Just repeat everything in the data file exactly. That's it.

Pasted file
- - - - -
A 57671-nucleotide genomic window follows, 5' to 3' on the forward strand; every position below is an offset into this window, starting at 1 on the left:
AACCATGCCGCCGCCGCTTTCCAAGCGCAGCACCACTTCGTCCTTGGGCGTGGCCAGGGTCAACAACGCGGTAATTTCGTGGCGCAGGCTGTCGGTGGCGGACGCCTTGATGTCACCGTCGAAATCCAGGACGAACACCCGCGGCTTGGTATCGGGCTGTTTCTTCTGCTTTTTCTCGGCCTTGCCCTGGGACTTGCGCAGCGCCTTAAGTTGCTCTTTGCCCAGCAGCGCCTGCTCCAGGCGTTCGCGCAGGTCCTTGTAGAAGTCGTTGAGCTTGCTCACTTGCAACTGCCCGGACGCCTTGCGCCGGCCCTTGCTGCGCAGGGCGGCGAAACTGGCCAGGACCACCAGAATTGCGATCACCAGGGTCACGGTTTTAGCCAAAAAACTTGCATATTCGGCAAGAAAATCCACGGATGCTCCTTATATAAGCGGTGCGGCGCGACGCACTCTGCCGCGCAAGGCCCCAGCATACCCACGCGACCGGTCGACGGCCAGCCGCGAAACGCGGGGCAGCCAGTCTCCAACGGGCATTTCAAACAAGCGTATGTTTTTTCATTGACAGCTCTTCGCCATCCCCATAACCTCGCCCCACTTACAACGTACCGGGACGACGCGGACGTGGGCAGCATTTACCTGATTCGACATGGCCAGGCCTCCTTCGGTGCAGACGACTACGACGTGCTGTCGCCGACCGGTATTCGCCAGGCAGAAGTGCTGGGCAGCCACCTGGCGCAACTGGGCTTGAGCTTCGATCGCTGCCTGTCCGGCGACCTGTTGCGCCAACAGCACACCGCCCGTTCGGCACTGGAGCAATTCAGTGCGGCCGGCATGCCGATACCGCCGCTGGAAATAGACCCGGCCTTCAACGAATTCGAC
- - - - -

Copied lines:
A 57671-nucleotide genomic window follows, 5' to 3' on the forward strand; every position below is an offset into this window, starting at 1 on the left:
AACCATGCCGCCGCCGCTTTCCAAGCGCAGCACCACTTCGTCCTTGGGCGTGGCCAGGGTCAACAACGCGGTAATTTCGTGGCGCAGGCTGTCGGTGGCGGACGCCTTGATGTCACCGTCGAAATCCAGGACGAACACCCGCGGCTTGGTATCGGGCTGTTTCTTCTGCTTTTTCTCGGCCTTGCCCTGGGACTTGCGCAGCGCCTTAAGTTGCTCTTTGCCCAGCAGCGCCTGCTCCAGGCGTTCGCGCAGGTCCTTGTAGAAGTCGTTGAGCTTGCTCACTTGCAACTGCCCGGACGCCTTGCGCCGGCCCTTGCTGCGCAGGGCGGCGAAACTGGCCAGGACCACCAGAATTGCGATCACCAGGGTCACGGTTTTAGCCAAAAAACTTGCATATTCGGCAAGAAAATCCACGGATGCTCCTTATATAAGCGGTGCGGCGCGACGCACTCTGCCGCGCAAGGCCCCAGCATACCCACGCGACCGGTCGACGGCCAGCCGCGAAACGCGGGGCAGCCAGTCTCCAACGGGCATTTCAAACAAGCGTATGTTTTTTCATTGACAGCTCTTCGCCATCCCCATAACCTCGCCCCACTTACAACGTACCGGGACGACGCGGACGTGGGCAGCATTTACCTGATTCGACATGGCCAGGCCTCCTTCGGTGCAGACGACTACGACGTGCTGTCGCCGACCGGTATTCGCCAGGCAGAAGTGCTGGGCAGCCACCTGGCGCAACTGGGCTTGAGCTTCGATCGCTGCCTGTCCGGCGACCTGTTGCGCCAACAGCACACCGCCCGTTCGGCACTGGAGCAATTCAGTGCGGCCGGCATGCCGATACCGCCGCTGGAAATAGACCCGGCCTTCAACGAATTCGAC